HFS Inc., the giant hotel and realty franchiser, is getting ready for a massive push into mortgages that could quickly make it one of the nation's top five lenders.
The company, which has 8,500 Century 21, Coldwell Banker, and ERA Realty offices nationwide, cleared the decks for its drive last week by breaking with PNC Mortgage Corp., a lending partner it had inherited when it acquired Coldwell Banker last year. PNC had been originating loans at about 200 Coldwell offices.
By dropping PNC rather than bringing it in as a larger partner at all three realty chains, HFS was signaling it believes it has the capability to go it alone, industry observers said. Sharing revenues with a major partner would make the project less desirable, they added.
HFS will begin to offer loans to homebuyers at the realty offices of all three chains-which are said to account for one of every five homes sold each year-after completing the acquisition of PHH Mortgage Corp. next month.
"We have the capability to do something that's not been done on a wide- scale basis before," said Steven Holmes, vice chairman of HFS, who confirmed the plan to roll out mortgage offerings to the entire realty system. Now, the realty program will operate on "a much more significant scale" than the PNC effort, he said.
He did not estimate volume, but industry observers said the program could produce $10 billion or more of loans. Such volume would vault HFS into the No. 5 position among the nation's lenders. PHH originated about $9 billion last year.
One observer said HFS has quickly put together the firepower to go it alone despite being a newcomer to lending. PHH was No. 13 nationally as a loan originator in June 1996, with volume of about $4.5 billion for the first six months.
"They're positioning to do something that everyone has dreamed about for a long time: one-stop shopping," said Gareth Plank, a mortgage analyst at UBS Securities, a unit of Union Bank of Switzerland.
"No one has been able so far to tie the homebuying and borrowing transactions together in one tidy package," Mr. Plank said.
Because lenders don't generally own real estate offices, marriages between brokers and real estate agents were virtually impossible. At best, lenders hooked up with a single Realtor, with limited results.
HFS inherited such an arrangement with its purchase of Coldwell Banker, which in 1994 began a selling arrangement with PNC Mortgage. HFS ended that agreement Monday by buying out PNC, reportedly for more than $1 million.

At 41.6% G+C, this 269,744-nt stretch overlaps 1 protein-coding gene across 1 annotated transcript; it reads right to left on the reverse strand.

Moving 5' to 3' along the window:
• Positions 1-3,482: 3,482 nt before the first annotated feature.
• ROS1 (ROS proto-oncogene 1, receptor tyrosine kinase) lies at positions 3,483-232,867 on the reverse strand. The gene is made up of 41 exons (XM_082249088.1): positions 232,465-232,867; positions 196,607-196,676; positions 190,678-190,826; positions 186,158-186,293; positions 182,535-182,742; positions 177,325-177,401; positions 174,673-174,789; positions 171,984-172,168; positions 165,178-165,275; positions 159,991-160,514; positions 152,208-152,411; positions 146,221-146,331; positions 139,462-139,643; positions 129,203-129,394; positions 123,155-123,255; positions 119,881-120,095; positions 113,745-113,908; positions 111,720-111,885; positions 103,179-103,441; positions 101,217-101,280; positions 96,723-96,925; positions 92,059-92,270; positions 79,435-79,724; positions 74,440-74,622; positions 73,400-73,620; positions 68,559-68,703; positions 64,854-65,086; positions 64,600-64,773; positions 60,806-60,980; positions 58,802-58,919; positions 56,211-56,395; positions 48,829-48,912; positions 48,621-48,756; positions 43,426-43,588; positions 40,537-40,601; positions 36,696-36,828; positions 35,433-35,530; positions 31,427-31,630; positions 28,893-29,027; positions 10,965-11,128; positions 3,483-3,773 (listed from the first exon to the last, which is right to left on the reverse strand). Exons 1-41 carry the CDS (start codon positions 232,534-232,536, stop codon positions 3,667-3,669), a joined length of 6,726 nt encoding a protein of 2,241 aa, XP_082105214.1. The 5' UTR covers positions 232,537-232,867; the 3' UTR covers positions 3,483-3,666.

HFS' 8,500 offices will have the chance to hook up with PHH, which will operate loan sites in the offices.
The transition will not happen overnight, but HFS believes the arrangement will ultimately make it a mortgage powerhouse. "We will sign up as many offices as possible," Mr. Holmes said. The offices are individually owned by franchisees.
The development has been a topic of speculation since last year, when HFS began building its mortgage operation. But until now, the company had kept its plans close to the vest.
Now that HFS has gone public with its intentions, some industry executives are uneasy.
"It's definitely a competitive pressure," said Charles Froman, government affairs director for the National Association of Mortgage Brokers, McLean, Va.
HFS will have to be very careful because the Real Estate Settlement Procedures Act regulates fee payments between different units of the same company. Also, there could be "conflicting cultures" between realty agents used to doing things one way and the new in-house loan officers, Mr. Plank said.
Under HFS' plan, PHH mortgages will be available through PHH officers stationed in real estate offices, or through the multilender structure that PNC had set up. PNC will remain among the companies included in the multilender system, which PHH will now operate.
The move by HFS dashed PNC's hopes of expanding its program from Coldwell to the ERA and Century 21 offices that HFS now owns.
Saiyid T. Naqvi, president of PNC Mortgage, said HFS had made it clear that it wanted its new mortgage company, PHH, to take the lead.
PNC was given "a choice," Mr. Naqvi said. "Either we sell our interest to them or have them come up with a competitive arrangement" involving PHH.
In agreeing to a buyout, PNC recouped more than $1 million of start-up costs, plus "a very good return," Mr. Naqvi said.
PNC remains a supporter of team arrangements like the one it had with Coldwell.
"We do believe in a multichannel structure," Mr. Naqvi said. "We will be looking at hooking up with real estate or construction businesses."